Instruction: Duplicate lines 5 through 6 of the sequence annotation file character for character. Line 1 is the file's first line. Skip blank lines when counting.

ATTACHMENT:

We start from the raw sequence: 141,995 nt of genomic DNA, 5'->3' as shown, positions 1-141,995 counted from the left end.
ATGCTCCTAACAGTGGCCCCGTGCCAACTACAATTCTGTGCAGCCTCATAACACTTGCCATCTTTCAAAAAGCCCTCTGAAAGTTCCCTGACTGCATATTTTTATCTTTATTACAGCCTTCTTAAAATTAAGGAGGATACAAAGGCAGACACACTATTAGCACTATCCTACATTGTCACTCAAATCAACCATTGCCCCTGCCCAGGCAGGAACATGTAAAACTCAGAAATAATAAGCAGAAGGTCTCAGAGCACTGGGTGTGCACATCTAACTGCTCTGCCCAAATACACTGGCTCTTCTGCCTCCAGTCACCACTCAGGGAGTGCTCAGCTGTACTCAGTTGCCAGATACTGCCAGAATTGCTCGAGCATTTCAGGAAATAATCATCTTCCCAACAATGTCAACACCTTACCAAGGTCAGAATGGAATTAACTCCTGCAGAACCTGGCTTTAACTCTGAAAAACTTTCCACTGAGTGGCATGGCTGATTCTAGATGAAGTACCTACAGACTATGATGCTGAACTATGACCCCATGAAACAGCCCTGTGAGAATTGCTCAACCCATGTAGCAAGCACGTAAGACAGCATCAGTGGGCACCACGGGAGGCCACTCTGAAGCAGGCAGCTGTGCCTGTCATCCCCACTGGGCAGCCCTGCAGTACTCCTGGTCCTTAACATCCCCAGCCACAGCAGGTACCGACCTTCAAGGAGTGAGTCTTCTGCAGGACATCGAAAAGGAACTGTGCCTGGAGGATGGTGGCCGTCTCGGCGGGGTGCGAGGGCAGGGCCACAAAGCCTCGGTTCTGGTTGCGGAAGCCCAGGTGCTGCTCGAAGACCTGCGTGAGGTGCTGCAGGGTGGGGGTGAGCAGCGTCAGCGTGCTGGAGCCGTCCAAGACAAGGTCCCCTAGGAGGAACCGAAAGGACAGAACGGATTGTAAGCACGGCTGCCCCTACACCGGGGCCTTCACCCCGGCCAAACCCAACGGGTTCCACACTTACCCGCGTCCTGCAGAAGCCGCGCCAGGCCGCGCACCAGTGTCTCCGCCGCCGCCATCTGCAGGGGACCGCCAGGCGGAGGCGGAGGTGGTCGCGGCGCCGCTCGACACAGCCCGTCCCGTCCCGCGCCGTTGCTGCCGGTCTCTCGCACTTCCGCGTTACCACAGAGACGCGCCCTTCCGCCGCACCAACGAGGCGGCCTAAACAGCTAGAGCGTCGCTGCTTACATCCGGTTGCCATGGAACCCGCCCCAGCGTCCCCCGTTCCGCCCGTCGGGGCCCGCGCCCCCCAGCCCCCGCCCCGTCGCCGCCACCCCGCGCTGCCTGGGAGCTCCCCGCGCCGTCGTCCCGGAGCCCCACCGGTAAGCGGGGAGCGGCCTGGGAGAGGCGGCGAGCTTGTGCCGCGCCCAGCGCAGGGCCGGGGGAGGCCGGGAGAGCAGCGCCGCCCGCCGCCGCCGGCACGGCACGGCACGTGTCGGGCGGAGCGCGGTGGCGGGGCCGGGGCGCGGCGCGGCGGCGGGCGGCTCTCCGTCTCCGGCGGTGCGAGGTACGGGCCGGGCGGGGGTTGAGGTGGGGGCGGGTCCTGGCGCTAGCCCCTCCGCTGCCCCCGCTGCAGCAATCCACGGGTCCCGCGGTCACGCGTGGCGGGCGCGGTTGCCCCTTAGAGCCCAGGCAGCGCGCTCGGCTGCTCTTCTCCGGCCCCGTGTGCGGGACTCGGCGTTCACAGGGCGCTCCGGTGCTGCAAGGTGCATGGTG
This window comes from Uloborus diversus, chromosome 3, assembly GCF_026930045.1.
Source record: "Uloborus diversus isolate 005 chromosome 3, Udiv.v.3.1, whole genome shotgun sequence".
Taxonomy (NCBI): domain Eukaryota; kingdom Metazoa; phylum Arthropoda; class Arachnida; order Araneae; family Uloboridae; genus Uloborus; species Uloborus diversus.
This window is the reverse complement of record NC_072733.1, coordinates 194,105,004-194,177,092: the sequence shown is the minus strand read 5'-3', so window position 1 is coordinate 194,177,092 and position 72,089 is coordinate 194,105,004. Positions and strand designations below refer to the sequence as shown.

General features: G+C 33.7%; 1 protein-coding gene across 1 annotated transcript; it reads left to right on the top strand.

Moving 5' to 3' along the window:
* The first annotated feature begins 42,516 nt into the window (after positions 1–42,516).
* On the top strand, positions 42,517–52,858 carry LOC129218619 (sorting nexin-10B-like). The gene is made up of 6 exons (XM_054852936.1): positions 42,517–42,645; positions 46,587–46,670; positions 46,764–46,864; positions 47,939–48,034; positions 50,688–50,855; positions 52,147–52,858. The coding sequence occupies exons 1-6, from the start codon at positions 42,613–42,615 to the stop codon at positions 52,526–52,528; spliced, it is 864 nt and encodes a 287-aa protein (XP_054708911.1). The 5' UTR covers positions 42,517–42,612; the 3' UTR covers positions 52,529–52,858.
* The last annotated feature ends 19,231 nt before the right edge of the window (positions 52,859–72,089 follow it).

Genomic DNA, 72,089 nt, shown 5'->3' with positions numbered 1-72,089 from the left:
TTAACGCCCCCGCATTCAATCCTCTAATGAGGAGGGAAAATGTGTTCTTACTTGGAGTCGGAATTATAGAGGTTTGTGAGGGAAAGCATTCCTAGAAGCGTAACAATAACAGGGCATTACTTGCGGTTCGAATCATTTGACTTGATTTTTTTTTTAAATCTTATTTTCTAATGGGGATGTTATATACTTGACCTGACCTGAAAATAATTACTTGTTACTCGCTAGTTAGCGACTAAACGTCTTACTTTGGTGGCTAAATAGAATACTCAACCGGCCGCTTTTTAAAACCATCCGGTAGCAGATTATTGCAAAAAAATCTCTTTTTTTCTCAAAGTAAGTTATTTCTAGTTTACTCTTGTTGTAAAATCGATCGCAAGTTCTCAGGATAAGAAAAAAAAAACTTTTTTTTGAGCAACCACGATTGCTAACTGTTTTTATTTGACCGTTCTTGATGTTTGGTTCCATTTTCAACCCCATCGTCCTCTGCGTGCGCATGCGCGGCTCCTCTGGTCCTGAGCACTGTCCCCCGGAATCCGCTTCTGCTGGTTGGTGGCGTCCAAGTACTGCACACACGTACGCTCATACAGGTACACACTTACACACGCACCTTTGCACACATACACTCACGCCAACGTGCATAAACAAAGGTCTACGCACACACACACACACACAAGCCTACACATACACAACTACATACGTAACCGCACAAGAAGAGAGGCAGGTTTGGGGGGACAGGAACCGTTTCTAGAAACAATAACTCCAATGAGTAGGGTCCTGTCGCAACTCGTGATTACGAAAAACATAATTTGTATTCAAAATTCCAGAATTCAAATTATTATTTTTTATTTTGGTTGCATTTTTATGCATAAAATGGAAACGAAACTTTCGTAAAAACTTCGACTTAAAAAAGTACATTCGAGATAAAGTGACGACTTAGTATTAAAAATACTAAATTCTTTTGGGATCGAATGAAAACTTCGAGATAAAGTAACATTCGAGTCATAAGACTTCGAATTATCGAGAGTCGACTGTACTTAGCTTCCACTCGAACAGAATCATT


Taxonomy (NCBI): domain Eukaryota; kingdom Metazoa; phylum Arthropoda; class Arachnida; order Araneae; family Uloboridae; genus Uloborus; species Uloborus diversus.
This window is the reverse complement of record NC_072733.1, coordinates 194,105,004-194,177,092: the sequence shown is the minus strand read 5'-3', so window position 1 is coordinate 194,177,092 and position 72,089 is coordinate 194,105,004. Positions and strand designations below refer to the sequence as shown.